- ONC will keep over $60 million in funding through September to help the agency continue its efforts to improve interoperability and carry out the aims of the 21st Century Cures Act, according to an omnibus spending bill that passed the House earlier this week.
This decision to allow ONC to maintain its $60 million budget contradicts an earlier announcement from HHS that ONC would be subject to a $22 million budget cut in fiscal year (FY) 2019.
Stakeholders including the American Medical Informatics Association (AMIA) and Pew Charitable Trusts commended the funding bill as exemplary of Congress’ commitment to accelerating improvements in interoperability, health data access, and health IT innovation.
“AMIA applauds the bipartisan work of Congress to deliver a comprehensive funding bill that will enable data-driven discovery and accelerate healthcare’s transformation through informatics,” stated AMIA in an emailed statement to EHRIntelligence.com.
The Agency for Healthcare Research and Quality (AHRQ) will receive over $300 million in funding to support Medicare prescription drug improvement and modernization, among other efforts.
“By fully funding ONC, AHRQ, CDC, FDA, and by providing a $3 billion boost to the NIH, this spending package makes good on the promises articulated in the 21st Century Cures Act,” wrote the association.
AHRQ will also use these funds to continue its mission of improving general healthcare safety and quality by developing best practices to inform health IT and health data use.
“While there continues to be a tug-of-war between White House and Congressional funding and policy priorities, this budget will give HHS agencies and offices a few months of consistency,” wrote AMIA.
“The need to address ongoing challenges related to interoperability, patient data access, and health IT safety continues to grow as more data about more individuals moves across more systems for care and research,” the association added.
The 2,232-page spending bill allots a total of $1.3 trillion in funding to multiple budget areas.
“We also have numerous emerging and promising areas to explore, including real-world evidence, data science, machine learning, and cryptography,” AMIA stated. “This funding package is a demonstration of much-needed leadership in Washington. And we look forward to the work that lies ahead.”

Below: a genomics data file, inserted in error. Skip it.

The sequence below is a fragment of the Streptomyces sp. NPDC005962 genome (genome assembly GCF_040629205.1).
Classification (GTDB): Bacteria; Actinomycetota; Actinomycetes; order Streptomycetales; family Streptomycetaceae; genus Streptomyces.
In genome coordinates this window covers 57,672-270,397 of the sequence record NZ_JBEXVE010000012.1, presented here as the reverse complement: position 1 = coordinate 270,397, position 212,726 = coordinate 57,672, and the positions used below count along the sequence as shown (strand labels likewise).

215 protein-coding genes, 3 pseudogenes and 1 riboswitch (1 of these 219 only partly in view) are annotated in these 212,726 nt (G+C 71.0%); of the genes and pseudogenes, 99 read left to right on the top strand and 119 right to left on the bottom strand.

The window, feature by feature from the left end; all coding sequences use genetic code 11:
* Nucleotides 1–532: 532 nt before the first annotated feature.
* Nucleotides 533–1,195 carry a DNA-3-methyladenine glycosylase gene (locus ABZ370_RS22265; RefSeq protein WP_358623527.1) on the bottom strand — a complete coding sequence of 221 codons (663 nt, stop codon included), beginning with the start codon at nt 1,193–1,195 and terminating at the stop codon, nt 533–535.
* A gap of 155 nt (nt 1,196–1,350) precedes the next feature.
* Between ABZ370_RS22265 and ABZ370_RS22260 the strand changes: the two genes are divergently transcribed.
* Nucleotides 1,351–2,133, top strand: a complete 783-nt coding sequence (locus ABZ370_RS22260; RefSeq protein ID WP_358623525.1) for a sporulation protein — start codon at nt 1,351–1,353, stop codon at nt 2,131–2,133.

In a December 2017 joint letter to congressional appropriators, AMIA and Pew Charitable Trusts requested ONC recieve adequate funding to implement the EHR reporting program. The letter came in response to congressional testimony suggesting ONC officials would likely be unable to implement provisions from the 21st Century Cures Act if the President’s budget request to cut $22 million in ONC funding was carried out.
“As you may know, Congress' new omnibus spending bill keeps funding for the Office of the National Coordinator for Health IT flat, at just over $60 million,” stated Pew Charitable Trusts in an emailed statement to EHRIntelligence.com.
The flat budget for FY 2019 will provide ONC funding to work on launching an EHR reporting program to “give providers more information on how those products exchange data and their impact on clinician workflow.”
The EHR reporting program will mandate EHR developers submit data on the functions of their health IT products and may also contribute to the establishment of new requirements related to health IT certification.
“Through this program, hospitals, clinicians and other users of health information technology would have greater transparency on how these products perform, including their ability to exchange data with other systems—known as interoperability—and usability—which refers to the layout of the systems and how they’re used,” stated the organizations in the 2017 joint letter.
The provision could help to reduce clinician burden, support care coordination, and improve patient safety.